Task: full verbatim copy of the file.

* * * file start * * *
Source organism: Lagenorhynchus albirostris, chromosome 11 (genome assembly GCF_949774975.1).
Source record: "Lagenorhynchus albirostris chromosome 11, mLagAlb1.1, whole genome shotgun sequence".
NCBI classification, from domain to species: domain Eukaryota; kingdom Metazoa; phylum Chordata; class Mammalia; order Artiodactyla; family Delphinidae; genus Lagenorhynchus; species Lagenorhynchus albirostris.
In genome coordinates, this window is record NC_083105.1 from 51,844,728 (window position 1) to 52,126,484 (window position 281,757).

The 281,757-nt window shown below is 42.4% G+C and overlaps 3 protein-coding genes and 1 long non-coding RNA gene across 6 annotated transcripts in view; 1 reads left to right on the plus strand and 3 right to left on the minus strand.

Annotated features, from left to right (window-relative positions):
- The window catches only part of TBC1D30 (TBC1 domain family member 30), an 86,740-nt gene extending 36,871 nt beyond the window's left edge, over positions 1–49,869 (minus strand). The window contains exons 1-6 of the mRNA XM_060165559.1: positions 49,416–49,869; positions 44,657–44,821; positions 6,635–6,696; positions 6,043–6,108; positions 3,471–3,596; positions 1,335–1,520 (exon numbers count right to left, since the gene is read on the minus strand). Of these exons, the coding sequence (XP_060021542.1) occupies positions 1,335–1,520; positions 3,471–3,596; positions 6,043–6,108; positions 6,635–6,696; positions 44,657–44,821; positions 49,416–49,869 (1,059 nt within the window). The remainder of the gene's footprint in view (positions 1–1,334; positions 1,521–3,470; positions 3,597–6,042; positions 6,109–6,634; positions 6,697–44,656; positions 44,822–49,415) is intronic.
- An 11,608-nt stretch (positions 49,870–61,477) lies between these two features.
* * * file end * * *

Source organism: Lagenorhynchus albirostris, chromosome 11 (genome assembly GCF_949774975.1).
Source record: "Lagenorhynchus albirostris chromosome 11, mLagAlb1.1, whole genome shotgun sequence".
NCBI classification, from domain to species: domain Eukaryota; kingdom Metazoa; phylum Chordata; class Mammalia; order Artiodactyla; family Delphinidae; genus Lagenorhynchus; species Lagenorhynchus albirostris.
In genome coordinates, this window is record NC_083105.1 from 51,844,728 (window position 1) to 52,126,484 (window position 281,757).

The 281,757-nt window shown below is 42.4% G+C and overlaps 3 protein-coding genes and 1 long non-coding RNA gene across 6 annotated transcripts in view; 1 reads left to right on the plus strand and 3 right to left on the minus strand.

Annotated features, from left to right (window-relative positions):
- The window catches only part of TBC1D30 (TBC1 domain family member 30), an 86,740-nt gene extending 36,871 nt beyond the window's left edge, over positions 1–49,869 (minus strand). The window contains exons 1-6 of the mRNA XM_060165559.1: positions 49,416–49,869; positions 44,657–44,821; positions 6,635–6,696; positions 6,043–6,108; positions 3,471–3,596; positions 1,335–1,520 (exon numbers count right to left, since the gene is read on the minus strand). Of these exons, the coding sequence (XP_060021542.1) occupies positions 1,335–1,520; positions 3,471–3,596; positions 6,043–6,108; positions 6,635–6,696; positions 44,657–44,821; positions 49,416–49,869 (1,059 nt within the window). The remainder of the gene's footprint in view (positions 1–1,334; positions 1,521–3,470; positions 3,597–6,042; positions 6,109–6,634; positions 6,697–44,656; positions 44,822–49,415) is intronic.
- An 11,608-nt stretch (positions 49,870–61,477) lies between these two features.